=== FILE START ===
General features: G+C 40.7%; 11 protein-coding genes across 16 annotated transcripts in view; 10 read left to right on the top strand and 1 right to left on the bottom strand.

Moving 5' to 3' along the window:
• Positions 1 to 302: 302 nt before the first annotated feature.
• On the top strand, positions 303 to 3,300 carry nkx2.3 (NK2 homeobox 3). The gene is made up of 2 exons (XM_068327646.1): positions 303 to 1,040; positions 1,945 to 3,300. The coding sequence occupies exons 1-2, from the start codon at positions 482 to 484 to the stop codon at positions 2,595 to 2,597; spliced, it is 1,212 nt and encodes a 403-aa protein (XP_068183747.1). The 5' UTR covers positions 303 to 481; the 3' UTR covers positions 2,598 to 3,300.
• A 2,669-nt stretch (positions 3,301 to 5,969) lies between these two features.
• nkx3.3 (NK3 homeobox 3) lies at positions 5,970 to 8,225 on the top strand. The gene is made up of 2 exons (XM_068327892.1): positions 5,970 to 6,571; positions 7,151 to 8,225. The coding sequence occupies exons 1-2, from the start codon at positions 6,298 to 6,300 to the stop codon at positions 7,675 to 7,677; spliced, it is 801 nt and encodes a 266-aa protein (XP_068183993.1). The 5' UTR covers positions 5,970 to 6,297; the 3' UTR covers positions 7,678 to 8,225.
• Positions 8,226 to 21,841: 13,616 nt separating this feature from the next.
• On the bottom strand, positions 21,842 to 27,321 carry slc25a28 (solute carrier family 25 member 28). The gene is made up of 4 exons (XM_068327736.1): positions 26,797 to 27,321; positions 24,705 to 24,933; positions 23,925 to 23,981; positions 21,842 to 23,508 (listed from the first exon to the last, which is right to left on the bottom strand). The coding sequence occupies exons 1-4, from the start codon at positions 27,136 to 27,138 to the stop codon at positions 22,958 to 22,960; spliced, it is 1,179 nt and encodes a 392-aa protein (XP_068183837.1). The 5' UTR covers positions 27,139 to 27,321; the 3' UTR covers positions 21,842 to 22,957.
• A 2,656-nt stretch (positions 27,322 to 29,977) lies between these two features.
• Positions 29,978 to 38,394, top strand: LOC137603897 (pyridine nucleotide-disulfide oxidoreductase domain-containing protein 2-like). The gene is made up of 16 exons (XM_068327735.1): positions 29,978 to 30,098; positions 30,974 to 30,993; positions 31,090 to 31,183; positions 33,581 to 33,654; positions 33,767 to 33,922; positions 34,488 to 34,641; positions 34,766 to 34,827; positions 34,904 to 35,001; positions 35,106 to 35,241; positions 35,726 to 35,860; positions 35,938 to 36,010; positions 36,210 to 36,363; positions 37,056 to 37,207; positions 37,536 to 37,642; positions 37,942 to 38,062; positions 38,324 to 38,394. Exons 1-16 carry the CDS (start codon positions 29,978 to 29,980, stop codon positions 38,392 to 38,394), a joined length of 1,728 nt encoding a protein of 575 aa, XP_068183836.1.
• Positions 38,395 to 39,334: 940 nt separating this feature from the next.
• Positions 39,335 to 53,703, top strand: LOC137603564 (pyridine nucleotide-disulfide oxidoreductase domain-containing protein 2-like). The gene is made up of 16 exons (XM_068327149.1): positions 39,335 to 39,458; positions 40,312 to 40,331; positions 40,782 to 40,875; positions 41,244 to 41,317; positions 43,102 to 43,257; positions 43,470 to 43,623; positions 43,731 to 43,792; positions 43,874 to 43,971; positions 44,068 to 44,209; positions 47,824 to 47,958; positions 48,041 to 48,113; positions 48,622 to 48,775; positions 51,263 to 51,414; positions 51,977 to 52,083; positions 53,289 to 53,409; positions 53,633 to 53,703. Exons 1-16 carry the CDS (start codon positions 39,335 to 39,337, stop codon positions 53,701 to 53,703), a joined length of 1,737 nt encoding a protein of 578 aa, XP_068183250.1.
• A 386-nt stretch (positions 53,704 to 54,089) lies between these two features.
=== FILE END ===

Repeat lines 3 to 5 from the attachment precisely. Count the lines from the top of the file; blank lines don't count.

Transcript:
• Positions 1 to 302: 302 nt before the first annotated feature.
• On the top strand, positions 303 to 3,300 carry nkx2.3 (NK2 homeobox 3). The gene is made up of 2 exons (XM_068327646.1): positions 303 to 1,040; positions 1,945 to 3,300. The coding sequence occupies exons 1-2, from the start codon at positions 482 to 484 to the stop codon at positions 2,595 to 2,597; spliced, it is 1,212 nt and encodes a 403-aa protein (XP_068183747.1). The 5' UTR covers positions 303 to 481; the 3' UTR covers positions 2,598 to 3,300.
• A 2,669-nt stretch (positions 3,301 to 5,969) lies between these two features.